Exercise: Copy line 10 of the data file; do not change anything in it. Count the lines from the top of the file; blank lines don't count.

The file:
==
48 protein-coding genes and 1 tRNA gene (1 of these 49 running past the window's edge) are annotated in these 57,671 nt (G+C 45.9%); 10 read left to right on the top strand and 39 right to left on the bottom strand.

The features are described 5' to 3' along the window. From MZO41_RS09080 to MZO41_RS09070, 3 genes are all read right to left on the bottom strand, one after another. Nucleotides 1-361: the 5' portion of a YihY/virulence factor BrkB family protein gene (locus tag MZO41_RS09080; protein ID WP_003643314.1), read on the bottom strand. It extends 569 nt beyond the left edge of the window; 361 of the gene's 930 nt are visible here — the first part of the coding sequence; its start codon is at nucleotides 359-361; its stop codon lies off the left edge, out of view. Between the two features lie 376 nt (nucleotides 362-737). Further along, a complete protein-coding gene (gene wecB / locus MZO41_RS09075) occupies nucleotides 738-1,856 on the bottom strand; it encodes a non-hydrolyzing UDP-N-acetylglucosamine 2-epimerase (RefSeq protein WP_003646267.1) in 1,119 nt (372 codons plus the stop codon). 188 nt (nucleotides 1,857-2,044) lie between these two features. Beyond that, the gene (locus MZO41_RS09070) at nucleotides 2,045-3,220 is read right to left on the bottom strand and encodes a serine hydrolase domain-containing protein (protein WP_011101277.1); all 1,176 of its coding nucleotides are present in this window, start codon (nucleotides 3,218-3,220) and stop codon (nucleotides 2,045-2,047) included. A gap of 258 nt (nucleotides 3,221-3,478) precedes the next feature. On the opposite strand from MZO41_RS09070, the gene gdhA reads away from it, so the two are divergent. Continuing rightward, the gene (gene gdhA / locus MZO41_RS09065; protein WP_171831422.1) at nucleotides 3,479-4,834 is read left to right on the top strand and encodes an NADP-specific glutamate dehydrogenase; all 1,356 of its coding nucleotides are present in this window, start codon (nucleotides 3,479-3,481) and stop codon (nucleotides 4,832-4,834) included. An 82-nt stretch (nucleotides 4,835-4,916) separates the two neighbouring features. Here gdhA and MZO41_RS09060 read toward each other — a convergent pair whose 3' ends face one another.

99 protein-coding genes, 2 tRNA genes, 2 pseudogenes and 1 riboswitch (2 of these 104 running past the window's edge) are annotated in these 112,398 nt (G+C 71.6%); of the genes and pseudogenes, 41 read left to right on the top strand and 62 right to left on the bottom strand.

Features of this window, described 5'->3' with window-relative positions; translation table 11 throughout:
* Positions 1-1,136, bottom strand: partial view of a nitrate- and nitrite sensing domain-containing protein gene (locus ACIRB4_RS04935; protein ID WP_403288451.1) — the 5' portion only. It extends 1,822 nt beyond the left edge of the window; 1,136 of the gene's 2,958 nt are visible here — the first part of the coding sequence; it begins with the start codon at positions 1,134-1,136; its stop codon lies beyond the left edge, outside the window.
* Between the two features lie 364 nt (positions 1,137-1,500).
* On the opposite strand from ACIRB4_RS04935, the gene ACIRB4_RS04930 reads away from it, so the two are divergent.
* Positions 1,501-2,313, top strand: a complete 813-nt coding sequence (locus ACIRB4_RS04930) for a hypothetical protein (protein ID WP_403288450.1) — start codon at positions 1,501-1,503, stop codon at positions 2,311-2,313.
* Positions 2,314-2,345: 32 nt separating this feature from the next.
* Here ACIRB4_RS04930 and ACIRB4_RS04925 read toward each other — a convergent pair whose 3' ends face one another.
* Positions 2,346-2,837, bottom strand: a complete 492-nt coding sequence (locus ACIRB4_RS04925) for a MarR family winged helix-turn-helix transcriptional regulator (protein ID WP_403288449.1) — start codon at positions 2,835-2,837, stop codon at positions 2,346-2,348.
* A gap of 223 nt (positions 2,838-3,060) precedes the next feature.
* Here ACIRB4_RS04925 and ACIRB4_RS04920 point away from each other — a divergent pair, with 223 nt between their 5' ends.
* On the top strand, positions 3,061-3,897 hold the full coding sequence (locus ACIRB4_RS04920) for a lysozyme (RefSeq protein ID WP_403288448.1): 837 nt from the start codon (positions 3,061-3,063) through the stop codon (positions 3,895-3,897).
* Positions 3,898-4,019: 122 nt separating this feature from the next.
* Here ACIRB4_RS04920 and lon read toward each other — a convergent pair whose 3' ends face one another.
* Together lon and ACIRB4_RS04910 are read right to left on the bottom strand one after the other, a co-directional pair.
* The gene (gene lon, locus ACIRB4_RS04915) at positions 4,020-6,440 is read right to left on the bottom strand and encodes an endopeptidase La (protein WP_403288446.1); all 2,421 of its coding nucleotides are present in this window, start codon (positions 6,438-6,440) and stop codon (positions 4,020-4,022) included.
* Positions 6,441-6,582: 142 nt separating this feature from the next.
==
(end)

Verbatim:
* Here ACIRB4_RS04930 and ACIRB4_RS04925 read toward each other — a convergent pair whose 3' ends face one another.